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Friday, June 27, 2014, 4:45 pm

Napa Valley tourism up 62% from low during recession

Visit Napa Valley will seek 10-year extension of tourism district

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    Napa County lodging revenue 2008-2013

    Napa County lodging revenue increased 62 percent in 2013 from the 2009 low. (credit: Visit Napa Valley)

    NAPA — The tourism economy in Napa Valley has significantly rebounded since the low-point of 2009, with lodging revenue having increased since then by 62 percent through 2014, according to Visit Napa Valley.

    Other local tourism figures

    Sonoma, Marin hotel occupancy rates increase

    June 30, 2014

    At its annual marketing conference Thursday, Visit Napa Valley also detailed fiscal 2014 metrics, all of which continued to point upward as the county and its official tourism arm seek further growth and branding.

    For the 12 months ending in May, hotel occupancy rates were 68.9 percent, up 3.7 percent over the year, while revenue per available room increased by 11.2 percent, reaching $183.85, according to data from Smith Travel Research. The average daily room rate was $266.79, up 7.3 percent.

    Total room revenues were up by 10.6 percent, reaching $308.2 million. The county’s transient occupancy tax was similarly up by 11 percent, bringing in nearly $37.1 million.

    “From 2009 to 2013, lodging revenue has gained in double digits every single year, which I think is pretty darn impressive,” said Clay Gregory, CEO of Visit Napa Valley. He added that occupancy rates aren’t quite at their peak level of 80 percent prerecession, but current-day Napa Valley has a much larger stock of available lodging.

    “We’re still not at quite the occupancy rate at peak, which is close to 80 percent, but there are a lot more rooms, compared to then,” Mr. Gregory said. “We’re getting there.”

    Like total lodging revenue, TOT revenues over the last six years have increased by 62 percent.

    While the numbers continue to point upward, Mr. Gregory said other metrics are just as telling, chief among them how Napa Valley is fairing against its main competing wine destinations of Sonoma and Monterey counties.

    “Over the last six years, we’ve gained 5.6 percent market share,” Mr. Gregory said. “We definitely are gaining ground.”

    Going forward, Visit Napa Valley has several key initiatives, chief among them is getting the tourism improvement district, enacted in 2010, renewed for the next 10 years.

    While already backed by the county, Mr. Gregory said a formal extension of the TID, which levies a 2 percent assessment on lodging businesses, will likely come later this summer. The TID needs a simple majority of approval from county lodging businesses. In 2010, some 72 percent of businesses supported the TID; this year, approval reached nearly 79 percent. The TID generates approximately $5.5 million used solely for tourism marketing campaigns.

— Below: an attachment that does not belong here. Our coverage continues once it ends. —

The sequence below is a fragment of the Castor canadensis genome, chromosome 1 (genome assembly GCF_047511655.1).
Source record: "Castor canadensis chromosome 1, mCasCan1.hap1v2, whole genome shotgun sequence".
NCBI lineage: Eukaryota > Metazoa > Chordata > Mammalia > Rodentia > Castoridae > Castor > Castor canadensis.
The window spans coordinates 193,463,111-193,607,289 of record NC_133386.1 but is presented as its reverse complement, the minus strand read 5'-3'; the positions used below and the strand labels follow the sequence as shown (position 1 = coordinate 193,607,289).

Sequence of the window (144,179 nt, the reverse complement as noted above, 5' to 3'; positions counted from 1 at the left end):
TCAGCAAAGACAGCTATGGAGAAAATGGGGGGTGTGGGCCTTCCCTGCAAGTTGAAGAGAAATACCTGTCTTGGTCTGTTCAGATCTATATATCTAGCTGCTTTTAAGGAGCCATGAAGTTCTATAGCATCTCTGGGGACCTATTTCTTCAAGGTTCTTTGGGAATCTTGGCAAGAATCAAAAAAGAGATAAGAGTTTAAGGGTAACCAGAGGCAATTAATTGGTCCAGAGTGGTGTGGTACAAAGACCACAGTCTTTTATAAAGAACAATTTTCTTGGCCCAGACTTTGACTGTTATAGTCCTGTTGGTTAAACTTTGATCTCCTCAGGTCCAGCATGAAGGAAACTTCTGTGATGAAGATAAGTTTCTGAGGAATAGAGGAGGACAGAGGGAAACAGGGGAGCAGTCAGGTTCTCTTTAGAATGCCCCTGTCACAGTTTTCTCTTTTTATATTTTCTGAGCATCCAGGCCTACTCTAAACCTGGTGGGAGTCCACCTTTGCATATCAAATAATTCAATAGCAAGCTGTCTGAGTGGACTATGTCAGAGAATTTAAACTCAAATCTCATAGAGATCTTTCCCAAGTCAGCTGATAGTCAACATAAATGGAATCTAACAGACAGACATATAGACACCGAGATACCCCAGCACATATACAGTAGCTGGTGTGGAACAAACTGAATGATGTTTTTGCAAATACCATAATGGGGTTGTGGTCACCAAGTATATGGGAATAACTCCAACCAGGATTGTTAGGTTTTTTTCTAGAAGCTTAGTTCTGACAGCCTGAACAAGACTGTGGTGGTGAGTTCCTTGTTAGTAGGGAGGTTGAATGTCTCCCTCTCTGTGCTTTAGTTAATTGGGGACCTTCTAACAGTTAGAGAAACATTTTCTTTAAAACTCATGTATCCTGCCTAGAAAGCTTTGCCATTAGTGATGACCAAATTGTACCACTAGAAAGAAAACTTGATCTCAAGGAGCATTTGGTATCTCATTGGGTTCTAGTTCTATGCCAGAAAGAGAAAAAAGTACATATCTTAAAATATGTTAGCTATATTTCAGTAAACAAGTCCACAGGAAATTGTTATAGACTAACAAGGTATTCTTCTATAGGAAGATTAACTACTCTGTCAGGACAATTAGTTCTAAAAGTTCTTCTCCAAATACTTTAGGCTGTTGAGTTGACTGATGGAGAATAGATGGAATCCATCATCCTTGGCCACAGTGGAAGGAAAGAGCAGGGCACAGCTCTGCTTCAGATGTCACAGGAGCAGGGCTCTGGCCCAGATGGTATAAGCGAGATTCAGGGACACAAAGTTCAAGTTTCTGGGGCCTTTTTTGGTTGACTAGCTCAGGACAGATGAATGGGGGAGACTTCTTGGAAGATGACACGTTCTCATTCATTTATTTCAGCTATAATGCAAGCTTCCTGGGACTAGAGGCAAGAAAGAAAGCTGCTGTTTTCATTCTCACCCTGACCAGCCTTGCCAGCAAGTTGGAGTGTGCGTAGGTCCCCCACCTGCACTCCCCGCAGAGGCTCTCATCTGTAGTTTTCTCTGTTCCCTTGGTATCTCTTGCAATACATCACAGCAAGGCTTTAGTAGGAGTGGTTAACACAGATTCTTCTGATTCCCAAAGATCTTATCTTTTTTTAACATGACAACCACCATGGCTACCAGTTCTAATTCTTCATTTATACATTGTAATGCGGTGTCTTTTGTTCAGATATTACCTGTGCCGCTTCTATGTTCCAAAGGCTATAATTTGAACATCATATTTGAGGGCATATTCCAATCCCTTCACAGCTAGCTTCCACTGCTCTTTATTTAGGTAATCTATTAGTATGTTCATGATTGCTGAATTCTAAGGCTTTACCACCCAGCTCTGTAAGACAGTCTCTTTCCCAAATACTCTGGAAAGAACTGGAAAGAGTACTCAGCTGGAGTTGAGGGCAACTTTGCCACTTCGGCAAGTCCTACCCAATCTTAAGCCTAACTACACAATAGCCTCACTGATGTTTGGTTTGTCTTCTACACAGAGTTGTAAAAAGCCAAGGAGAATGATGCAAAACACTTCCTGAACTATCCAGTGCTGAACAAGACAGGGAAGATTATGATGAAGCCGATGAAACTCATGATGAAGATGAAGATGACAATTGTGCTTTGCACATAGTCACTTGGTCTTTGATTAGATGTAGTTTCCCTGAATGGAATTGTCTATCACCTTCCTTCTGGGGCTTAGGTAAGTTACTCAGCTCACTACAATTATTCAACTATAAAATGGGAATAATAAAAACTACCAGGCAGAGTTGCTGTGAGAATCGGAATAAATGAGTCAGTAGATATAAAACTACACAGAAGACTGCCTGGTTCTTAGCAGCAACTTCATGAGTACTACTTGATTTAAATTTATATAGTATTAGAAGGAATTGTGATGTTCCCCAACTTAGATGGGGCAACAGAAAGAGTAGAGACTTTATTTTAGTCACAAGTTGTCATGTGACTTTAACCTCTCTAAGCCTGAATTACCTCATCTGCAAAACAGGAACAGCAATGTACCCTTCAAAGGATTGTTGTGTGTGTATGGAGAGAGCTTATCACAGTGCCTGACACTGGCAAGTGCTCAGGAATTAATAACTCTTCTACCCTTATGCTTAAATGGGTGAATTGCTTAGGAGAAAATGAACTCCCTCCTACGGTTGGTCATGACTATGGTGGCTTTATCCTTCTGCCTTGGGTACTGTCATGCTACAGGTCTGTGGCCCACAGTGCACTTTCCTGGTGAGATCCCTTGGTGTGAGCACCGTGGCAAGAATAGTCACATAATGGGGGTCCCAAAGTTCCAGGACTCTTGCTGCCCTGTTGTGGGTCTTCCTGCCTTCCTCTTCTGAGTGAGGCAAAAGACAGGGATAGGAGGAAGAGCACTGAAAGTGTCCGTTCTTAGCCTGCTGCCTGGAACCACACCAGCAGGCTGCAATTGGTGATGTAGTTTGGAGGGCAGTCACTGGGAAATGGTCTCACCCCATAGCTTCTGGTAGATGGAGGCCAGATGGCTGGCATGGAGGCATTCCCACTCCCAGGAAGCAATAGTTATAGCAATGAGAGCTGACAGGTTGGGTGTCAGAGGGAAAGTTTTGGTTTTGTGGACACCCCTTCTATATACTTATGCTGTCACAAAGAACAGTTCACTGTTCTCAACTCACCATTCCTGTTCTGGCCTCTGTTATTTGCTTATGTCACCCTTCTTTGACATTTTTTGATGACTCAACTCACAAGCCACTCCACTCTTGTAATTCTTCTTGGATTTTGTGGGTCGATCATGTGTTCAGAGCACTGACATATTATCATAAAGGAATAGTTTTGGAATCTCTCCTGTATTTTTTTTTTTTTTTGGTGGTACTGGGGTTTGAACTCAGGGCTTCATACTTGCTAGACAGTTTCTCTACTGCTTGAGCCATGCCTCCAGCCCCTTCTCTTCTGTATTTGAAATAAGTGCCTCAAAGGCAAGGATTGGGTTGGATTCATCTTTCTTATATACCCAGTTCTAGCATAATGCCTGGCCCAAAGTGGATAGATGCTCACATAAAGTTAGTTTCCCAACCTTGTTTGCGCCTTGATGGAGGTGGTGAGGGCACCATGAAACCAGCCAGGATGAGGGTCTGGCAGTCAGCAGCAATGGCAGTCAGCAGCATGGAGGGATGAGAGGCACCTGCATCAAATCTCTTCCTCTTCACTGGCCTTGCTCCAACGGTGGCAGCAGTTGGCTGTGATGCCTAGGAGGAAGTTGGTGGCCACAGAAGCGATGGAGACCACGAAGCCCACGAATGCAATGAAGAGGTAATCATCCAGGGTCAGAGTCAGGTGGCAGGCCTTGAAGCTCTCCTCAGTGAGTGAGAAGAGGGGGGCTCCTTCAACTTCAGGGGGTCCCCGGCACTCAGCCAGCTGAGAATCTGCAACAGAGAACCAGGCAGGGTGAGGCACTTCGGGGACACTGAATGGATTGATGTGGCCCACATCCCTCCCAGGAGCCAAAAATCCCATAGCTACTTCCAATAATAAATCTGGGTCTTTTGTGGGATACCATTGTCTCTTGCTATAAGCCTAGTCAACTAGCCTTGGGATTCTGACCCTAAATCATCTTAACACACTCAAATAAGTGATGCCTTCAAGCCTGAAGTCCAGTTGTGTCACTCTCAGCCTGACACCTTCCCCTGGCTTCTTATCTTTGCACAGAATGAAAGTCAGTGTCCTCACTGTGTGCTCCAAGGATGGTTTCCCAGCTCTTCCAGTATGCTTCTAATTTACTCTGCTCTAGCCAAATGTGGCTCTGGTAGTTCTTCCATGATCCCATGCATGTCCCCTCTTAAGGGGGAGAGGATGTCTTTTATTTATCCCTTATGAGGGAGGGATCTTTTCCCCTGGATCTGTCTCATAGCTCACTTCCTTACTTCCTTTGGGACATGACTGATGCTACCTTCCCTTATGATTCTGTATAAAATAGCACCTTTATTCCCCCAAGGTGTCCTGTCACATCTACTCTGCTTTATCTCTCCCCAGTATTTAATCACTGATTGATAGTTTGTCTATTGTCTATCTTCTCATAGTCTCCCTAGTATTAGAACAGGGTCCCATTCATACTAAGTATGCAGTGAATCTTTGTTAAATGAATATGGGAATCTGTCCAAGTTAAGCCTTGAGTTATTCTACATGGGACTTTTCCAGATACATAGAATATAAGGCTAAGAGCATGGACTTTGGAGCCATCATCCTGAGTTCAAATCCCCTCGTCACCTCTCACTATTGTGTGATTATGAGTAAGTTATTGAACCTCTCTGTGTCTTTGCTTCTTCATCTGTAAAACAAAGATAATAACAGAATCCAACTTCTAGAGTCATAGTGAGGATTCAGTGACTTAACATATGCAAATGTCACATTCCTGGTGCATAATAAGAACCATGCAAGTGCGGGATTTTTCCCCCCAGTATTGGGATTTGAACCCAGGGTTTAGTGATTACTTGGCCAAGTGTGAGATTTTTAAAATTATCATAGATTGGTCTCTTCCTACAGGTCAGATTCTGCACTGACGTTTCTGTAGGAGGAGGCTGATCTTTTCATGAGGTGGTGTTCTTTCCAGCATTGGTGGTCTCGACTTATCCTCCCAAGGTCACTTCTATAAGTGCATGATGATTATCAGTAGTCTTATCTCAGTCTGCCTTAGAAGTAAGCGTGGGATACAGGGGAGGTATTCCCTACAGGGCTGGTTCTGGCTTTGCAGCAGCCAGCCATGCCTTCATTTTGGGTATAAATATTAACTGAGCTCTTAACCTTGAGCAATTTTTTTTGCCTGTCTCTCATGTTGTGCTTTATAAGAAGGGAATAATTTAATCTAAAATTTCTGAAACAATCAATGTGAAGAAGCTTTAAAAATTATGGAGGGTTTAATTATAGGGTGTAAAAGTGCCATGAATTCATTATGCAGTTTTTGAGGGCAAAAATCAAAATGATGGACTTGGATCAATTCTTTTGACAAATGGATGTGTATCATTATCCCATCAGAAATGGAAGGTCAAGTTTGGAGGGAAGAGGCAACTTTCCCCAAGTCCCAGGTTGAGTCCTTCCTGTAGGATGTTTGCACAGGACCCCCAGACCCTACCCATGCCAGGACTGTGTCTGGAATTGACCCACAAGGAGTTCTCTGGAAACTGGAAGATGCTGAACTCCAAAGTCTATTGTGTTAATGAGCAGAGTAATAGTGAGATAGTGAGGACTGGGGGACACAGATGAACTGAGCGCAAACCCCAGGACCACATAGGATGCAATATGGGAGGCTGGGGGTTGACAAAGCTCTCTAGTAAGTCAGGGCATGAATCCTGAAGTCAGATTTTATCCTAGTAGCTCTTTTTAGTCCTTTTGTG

Other initiatives included the recent acquisition of the Arts Council of Napa Valley’s website, which Mr. Gregory said will help it reach a broader audience.

    “It helps us better market their members,” he said.

    Officials in Napa Valley are also stepping up efforts to attract group business to the region, which if successful would boost week-day occupancy rates. Traditionally, the Napa Valley hasn’t had the large spaces to accommodate week-day business groups, but that could be changing as more large-scale hotel and resorts are planned.

    “We haven’t talked as much about it in the past, our group sales efforts. The reason why that’s important is meetings happen during the weekdays,” Mr. Gregory said.

    To that end, Visit Napa Valley increased its group sales leads by more than 70 percent over the year, reaching out to California, New York, Texas and international markets, according to Mr. Gregory.

    Efforts to lure more visitors during the offseason winter months, now known as Cabernet Season, have continued to boost RevPAR and yearly occupancy rates. In December, for example, RevPAR in Napa County was just shy of $100 and was well above the RevPAR for Sonoma and Monterey counties in the same period, according to Smith Travel.

    Visit Napa Valley will also continue to highlight the tourism industry’s overall economic impact on Napa County, which reached $1.4 billion. The industry employs some 10,500 workers, which as of 2012 accounts for about $300 million in payroll spending and another $51.7 million in tax revenues.

    Earlier this year, Visit Napa Valley also committed $2.5 million over 10 years toward the Napa Valley Vine Trail, which will come from local TIDs, lodging and other partnerships.

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